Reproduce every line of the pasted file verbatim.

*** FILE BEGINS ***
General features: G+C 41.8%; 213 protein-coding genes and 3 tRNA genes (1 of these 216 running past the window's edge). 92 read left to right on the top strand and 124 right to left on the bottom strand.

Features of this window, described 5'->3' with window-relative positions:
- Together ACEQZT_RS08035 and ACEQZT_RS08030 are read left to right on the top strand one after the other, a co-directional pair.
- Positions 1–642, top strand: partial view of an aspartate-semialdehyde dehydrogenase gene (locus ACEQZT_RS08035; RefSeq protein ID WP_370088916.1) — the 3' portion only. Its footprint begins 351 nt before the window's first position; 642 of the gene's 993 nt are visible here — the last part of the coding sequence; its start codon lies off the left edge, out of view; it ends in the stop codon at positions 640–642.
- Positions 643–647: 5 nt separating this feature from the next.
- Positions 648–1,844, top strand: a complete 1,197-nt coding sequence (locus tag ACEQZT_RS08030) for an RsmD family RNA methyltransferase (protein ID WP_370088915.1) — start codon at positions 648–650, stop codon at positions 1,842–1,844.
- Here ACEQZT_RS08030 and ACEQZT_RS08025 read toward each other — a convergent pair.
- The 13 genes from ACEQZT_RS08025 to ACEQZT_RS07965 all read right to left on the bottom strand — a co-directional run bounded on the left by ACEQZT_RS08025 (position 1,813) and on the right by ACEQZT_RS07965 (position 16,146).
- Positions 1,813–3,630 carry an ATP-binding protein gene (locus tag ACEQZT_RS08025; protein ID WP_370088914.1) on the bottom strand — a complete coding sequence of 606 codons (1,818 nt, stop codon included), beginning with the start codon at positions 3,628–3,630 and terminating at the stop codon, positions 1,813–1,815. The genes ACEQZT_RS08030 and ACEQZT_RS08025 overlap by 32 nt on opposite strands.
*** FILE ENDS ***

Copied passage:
General features: G+C 41.8%; 213 protein-coding genes and 3 tRNA genes (1 of these 216 running past the window's edge). 92 read left to right on the top strand and 124 right to left on the bottom strand.

Features of this window, described 5'->3' with window-relative positions:
- Together ACEQZT_RS08035 and ACEQZT_RS08030 are read left to right on the top strand one after the other, a co-directional pair.
- Positions 1–642, top strand: partial view of an aspartate-semialdehyde dehydrogenase gene (locus ACEQZT_RS08035; RefSeq protein ID WP_370088916.1) — the 3' portion only. Its footprint begins 351 nt before the window's first position; 642 of the gene's 993 nt are visible here — the last part of the coding sequence; its start codon lies off the left edge, out of view; it ends in the stop codon at positions 640–642.
- Positions 643–647: 5 nt separating this feature from the next.
- Positions 648–1,844, top strand: a complete 1,197-nt coding sequence (locus tag ACEQZT_RS08030) for an RsmD family RNA methyltransferase (protein ID WP_370088915.1) — start codon at positions 648–650, stop codon at positions 1,842–1,844.
- Here ACEQZT_RS08030 and ACEQZT_RS08025 read toward each other — a convergent pair.
- The 13 genes from ACEQZT_RS08025 to ACEQZT_RS07965 all read right to left on the bottom strand — a co-directional run bounded on the left by ACEQZT_RS08025 (position 1,813) and on the right by ACEQZT_RS07965 (position 16,146).
- Positions 1,813–3,630 carry an ATP-binding protein gene (locus tag ACEQZT_RS08025; protein ID WP_370088914.1) on the bottom strand — a complete coding sequence of 606 codons (1,818 nt, stop codon included), beginning with the start codon at positions 3,628–3,630 and terminating at the stop codon, positions 1,813–1,815. The genes ACEQZT_RS08030 and ACEQZT_RS08025 overlap by 32 nt on opposite strands.